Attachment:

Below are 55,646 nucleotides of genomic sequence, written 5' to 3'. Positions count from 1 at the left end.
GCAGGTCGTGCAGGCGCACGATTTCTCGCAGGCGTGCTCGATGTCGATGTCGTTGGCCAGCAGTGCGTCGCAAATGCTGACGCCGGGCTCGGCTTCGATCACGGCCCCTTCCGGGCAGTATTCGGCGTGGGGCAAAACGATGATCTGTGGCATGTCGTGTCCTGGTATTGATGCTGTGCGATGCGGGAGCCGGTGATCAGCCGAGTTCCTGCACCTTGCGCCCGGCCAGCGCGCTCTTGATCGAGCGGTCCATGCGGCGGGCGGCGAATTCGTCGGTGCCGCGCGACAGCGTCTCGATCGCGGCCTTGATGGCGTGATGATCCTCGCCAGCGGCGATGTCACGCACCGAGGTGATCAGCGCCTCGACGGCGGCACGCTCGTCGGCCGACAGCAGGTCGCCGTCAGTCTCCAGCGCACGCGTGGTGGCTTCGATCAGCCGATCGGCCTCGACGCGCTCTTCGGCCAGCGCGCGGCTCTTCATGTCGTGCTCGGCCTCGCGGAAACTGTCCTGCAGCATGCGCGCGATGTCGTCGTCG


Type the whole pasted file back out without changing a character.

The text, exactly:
Below are 55,646 nucleotides of genomic sequence, written 5' to 3'. Positions count from 1 at the left end.
GCAGGTCGTGCAGGCGCACGATTTCTCGCAGGCGTGCTCGATGTCGATGTCGTTGGCCAGCAGTGCGTCGCAAATGCTGACGCCGGGCTCGGCTTCGATCACGGCCCCTTCCGGGCAGTATTCGGCGTGGGGCAAAACGATGATCTGTGGCATGTCGTGTCCTGGTATTGATGCTGTGCGATGCGGGAGCCGGTGATCAGCCGAGTTCCTGCACCTTGCGCCCGGCCAGCGCGCTCTTGATCGAGCGGTCCATGCGGCGGGCGGCGAATTCGTCGGTGCCGCGCGACAGCGTCTCGATCGCGGCCTTGATGGCGTGATGATCCTCGCCAGCGGCGATGTCACGCACCGAGGTGATCAGCGCCTCGACGGCGGCACGCTCGTCGGCCGACAGCAGGTCGCCGTCAGTCTCCAGCGCACGCGTGGTGGCTTCGATCAGCCGATCGGCCTCGACGCGCTCTTCGGCCAGCGCGCGGCTCTTCATGTCGTGCTCGGCCTCGCGGAAACTGTCCTGCAGCATGCGCGCGATGTCGTCGTCG